Udall reads Coretta Scott King letter on Senate floor after Warren is silenced

Sen. Tom UdallThomas (Tom) Stewart UdallIT modernization measure included in Senate-approved defense policy bill Live coverage: Sanders rolls out single-payer bill Where Dems stand on Sanders's single-payer bill MORE (D-N.M.) early Wednesday read Coretta Scott King’s letter opposing Sen. Jeff SessionsJefferson (Jeff) Beauregard SessionsRhode Island announces plan to pay DACA renewal fee for every 'Dreamer' in state Mich. Senate candidate opts for House run instead NAACP sues Trump for ending DACA MORE (R-Ala.) on the Senate floor hours after Sen. Elizabeth WarrenElizabeth Ann WarrenSenate Dems hold floor talk-a-thon against latest ObamaCare repeal bill Trump bets base will stick with him on immigration Dems call for action against Cassidy-Graham ObamaCare repeal MORE (D-Mass.) was silenced for trying to read the same letter.

A few minutes into his formal remarks on the floor, Udall asked to enter the letter into the Senate record, which had no objections.

"I would like to read into the record today the letter from Mrs. King which supports her opinion of Mr. Sessions's lack of commitment to justice for all and leave it to my colleagues here today to assess in considering his nomination," he said.  

"To me, that letter that she wrote back in March 19, 1986 goes right to the heart of what we are debating here on the Senate floor. What we are debating is our voting rights and whether we will have for the next four years or eight years an attorney general who is going to enforce the laws, particularly with regards to voting rights. So here’s her letter."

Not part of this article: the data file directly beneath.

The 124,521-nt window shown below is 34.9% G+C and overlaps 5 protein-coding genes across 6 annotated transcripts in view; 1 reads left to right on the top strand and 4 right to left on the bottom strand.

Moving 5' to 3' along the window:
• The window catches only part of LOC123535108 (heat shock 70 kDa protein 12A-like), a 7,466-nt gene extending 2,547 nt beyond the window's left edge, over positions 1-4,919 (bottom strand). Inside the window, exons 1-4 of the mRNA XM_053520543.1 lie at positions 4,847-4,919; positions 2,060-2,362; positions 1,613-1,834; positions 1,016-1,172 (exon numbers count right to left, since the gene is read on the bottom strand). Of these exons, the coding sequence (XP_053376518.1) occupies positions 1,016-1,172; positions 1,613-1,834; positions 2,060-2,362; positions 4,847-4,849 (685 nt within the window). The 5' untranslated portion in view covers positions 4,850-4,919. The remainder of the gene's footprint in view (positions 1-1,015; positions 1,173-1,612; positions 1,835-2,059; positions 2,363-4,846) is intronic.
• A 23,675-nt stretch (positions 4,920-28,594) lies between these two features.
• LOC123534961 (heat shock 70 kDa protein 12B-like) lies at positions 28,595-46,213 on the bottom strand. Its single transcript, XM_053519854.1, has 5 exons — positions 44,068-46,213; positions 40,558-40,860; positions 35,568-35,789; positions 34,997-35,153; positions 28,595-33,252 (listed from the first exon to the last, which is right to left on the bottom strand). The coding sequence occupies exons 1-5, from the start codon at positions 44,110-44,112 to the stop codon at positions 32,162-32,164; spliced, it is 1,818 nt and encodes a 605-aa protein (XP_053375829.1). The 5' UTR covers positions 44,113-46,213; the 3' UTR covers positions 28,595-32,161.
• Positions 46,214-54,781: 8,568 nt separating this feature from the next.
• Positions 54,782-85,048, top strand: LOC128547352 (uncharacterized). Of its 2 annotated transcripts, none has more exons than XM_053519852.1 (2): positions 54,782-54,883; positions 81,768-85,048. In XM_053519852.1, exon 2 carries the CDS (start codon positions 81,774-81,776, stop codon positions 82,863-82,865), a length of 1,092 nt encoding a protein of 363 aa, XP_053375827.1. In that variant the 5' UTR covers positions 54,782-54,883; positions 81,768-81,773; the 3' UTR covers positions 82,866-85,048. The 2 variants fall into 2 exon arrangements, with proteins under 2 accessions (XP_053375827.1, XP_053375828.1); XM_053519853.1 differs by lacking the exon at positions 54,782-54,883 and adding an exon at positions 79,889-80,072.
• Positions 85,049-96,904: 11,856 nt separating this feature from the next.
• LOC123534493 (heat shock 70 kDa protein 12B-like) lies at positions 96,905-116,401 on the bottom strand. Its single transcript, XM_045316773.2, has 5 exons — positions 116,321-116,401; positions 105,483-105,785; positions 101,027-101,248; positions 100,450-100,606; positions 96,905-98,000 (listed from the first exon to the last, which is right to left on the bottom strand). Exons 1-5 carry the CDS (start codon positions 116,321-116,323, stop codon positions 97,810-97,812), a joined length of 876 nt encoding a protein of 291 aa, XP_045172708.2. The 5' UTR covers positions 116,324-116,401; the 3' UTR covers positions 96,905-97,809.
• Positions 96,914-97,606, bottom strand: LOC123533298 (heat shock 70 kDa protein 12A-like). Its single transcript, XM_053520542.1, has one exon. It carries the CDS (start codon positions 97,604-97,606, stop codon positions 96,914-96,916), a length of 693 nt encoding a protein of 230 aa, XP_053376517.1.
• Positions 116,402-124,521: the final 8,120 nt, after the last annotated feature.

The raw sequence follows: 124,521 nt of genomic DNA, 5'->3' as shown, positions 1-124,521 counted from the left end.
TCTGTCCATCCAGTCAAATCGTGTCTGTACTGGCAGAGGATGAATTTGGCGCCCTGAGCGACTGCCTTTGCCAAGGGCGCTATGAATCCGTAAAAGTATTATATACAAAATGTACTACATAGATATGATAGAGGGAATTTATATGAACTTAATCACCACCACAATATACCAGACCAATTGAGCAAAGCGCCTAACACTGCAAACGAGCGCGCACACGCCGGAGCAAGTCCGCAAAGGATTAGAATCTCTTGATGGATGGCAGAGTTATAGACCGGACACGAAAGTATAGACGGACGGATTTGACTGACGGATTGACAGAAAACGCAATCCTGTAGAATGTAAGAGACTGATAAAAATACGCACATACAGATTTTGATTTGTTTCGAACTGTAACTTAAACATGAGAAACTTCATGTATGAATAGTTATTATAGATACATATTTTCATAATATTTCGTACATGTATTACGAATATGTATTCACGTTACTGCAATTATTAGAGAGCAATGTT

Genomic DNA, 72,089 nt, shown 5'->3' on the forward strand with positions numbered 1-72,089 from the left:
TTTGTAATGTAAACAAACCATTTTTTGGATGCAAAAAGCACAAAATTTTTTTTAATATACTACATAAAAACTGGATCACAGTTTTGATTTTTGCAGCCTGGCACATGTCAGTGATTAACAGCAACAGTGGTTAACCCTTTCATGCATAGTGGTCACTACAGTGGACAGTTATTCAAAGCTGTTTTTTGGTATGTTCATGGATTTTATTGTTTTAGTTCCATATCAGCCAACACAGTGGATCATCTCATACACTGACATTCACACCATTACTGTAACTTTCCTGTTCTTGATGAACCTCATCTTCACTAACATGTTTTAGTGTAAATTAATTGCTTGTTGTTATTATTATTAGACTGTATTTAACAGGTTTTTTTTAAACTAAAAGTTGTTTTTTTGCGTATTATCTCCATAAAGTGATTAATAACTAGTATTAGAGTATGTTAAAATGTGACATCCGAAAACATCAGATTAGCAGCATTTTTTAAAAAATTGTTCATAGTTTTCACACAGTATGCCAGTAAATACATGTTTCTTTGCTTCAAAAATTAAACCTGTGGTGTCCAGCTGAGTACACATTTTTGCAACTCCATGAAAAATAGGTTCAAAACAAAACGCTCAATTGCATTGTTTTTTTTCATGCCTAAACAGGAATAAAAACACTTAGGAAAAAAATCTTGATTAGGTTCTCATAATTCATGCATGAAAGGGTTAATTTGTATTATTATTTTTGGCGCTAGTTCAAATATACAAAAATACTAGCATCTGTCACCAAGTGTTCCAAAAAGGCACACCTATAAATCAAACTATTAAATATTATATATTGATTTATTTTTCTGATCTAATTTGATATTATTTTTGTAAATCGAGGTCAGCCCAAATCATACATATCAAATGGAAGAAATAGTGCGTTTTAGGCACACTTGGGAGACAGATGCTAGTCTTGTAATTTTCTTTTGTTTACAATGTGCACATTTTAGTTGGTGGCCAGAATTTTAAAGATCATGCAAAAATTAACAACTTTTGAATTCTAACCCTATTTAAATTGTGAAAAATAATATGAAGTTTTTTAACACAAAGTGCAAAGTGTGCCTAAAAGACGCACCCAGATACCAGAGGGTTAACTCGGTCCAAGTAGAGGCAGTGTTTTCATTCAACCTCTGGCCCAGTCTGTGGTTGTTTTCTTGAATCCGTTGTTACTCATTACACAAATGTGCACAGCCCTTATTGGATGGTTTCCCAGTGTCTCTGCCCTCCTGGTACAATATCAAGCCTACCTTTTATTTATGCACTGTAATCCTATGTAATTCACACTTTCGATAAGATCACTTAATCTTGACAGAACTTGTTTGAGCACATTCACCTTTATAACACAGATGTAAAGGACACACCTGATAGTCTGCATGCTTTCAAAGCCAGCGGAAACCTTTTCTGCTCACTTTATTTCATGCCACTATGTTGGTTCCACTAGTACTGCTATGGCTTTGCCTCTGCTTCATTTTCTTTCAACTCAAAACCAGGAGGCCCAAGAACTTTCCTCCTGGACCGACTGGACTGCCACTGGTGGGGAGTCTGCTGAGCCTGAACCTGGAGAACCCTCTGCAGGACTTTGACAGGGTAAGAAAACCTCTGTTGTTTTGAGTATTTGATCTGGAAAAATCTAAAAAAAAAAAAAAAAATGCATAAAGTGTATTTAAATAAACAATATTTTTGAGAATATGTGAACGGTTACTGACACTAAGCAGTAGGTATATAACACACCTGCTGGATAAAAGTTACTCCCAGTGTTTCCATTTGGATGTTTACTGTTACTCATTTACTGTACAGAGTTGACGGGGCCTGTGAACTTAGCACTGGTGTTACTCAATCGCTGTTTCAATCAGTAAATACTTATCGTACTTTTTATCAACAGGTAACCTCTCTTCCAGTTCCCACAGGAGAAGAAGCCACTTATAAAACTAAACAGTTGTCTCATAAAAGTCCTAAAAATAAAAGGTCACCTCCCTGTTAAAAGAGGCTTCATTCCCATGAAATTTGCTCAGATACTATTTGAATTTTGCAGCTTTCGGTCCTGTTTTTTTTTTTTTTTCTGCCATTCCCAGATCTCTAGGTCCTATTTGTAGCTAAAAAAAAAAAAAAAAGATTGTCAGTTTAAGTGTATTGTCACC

During a debate against the nomination of Sessions as attorney general on Tuesday evening, Warren quoted from the 1986 letter from the civil rights activist and widow of Martin Luther King Jr., citing her concerns about Sessions during his then-nomination for a federal judgeship.

She wrote that Sessions “had used the awesome power of his office to chill the free exercise of the vote by black citizens" as a U.S. attorney in Alabama.

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Senate Majority Leader Mitch McConnellAddison (Mitch) Mitchell McConnellSenate passes 0B defense bill Overnight Health Care: New GOP ObamaCare repeal bill gains momentum Overnight Finance: CBO to release limited analysis of ObamaCare repeal bill | DOJ investigates Equifax stock sales | House weighs tougher rules for banks dealing with North Korea MORE (R-Ky.) interrupted Warren and said that she had violated Senate rules by impugning her colleague, Sessions.

Senate Republicans voted to rebuke Warren, and she was barred from speaking on the Senate floor for the remainder of the debate on Sessions.

On Wednesday, Udall defended Warren on Twitter after reading Coretta Scott King's letter on the floor, and said that “her words should not be silenced.”

Sen. Jeff MerkleyJeffrey (Jeff) Alan MerkleySenate Dems hold floor talk-a-thon against latest ObamaCare repeal bill Overnight Defense: Senate passes 0B defense bill | 3,000 US troops heading to Afghanistan | Two more Navy officials fired over ship collisions Senate passes 0B defense bill MORE (D-Ore.) and Sen. Sherrod BrownSherrod Campbell Brown'Hillbilly Elegy' author won't run for Senate Brown, Portman urge Trump administration to move quickly on a steel decision Dems call on DeVos to work with CFPB to protect student borrowers MORE (D-Ohio)  also read portions of the the letter from the floor on Tuesday night, soon after Warren was rebuked, without interruptions. 

Warren herself finished the letter from outside the Senate, reading it out loud in a Facebook live video.

The Massachusetts senator thanked her colleagues for reading the letter on the Senate floor.